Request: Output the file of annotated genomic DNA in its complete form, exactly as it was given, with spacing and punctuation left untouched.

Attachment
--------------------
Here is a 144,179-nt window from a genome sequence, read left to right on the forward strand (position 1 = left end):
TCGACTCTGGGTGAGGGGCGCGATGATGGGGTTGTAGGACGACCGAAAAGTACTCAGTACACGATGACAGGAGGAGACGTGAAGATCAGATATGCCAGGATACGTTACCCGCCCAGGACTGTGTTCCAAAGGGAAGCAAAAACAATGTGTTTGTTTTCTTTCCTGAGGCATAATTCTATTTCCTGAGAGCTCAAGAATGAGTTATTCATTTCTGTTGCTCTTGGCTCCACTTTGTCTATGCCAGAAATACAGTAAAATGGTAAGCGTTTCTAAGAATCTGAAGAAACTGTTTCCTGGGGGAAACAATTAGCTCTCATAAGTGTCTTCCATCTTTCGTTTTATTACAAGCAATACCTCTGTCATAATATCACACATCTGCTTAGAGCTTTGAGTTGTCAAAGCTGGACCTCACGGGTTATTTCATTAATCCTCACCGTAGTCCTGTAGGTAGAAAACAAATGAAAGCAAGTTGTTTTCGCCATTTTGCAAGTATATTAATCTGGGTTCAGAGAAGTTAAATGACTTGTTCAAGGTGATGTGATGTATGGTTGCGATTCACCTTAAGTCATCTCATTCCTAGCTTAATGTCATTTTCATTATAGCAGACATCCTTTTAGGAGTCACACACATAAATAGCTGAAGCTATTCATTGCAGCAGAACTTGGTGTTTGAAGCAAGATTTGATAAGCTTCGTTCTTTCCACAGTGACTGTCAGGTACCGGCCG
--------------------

Here is a 144,179-nt window from a genome sequence, read left to right on the forward strand (position 1 = left end):
TCGACTCTGGGTGAGGGGCGCGATGATGGGGTTGTAGGACGACCGAAAAGTACTCAGTACACGATGACAGGAGGAGACGTGAAGATCAGATATGCCAGGATACGTTACCCGCCCAGGACTGTGTTCCAAAGGGAAGCAAAAACAATGTGTTTGTTTTCTTTCCTGAGGCATAATTCTATTTCCTGAGAGCTCAAGAATGAGTTATTCATTTCTGTTGCTCTTGGCTCCACTTTGTCTATGCCAGAAATACAGTAAAATGGTAAGCGTTTCTAAGAATCTGAAGAAACTGTTTCCTGGGGGAAACAATTAGCTCTCATAAGTGTCTTCCATCTTTCGTTTTATTACAAGCAATACCTCTGTCATAATATCACACATCTGCTTAGAGCTTTGAGTTGTCAAAGCTGGACCTCACGGGTTATTTCATTAATCCTCACCGTAGTCCTGTAGGTAGAAAACAAATGAAAGCAAGTTGTTTTCGCCATTTTGCAAGTATATTAATCTGGGTTCAGAGAAGTTAAATGACTTGTTCAAGGTGATGTGATGTATGGTTGCGATTCACCTTAAGTCATCTCATTCCTAGCTTAATGTCATTTTCATTATAGCAGACATCCTTTTAGGAGTCACACACATAAATAGCTGAAGCTATTCATTGCAGCAGAACTTGGTGTTTGAAGCAAGATTTGATAAGCTTCGTTCTTTCCACAGTGACTGTCAGGTACCGGCCG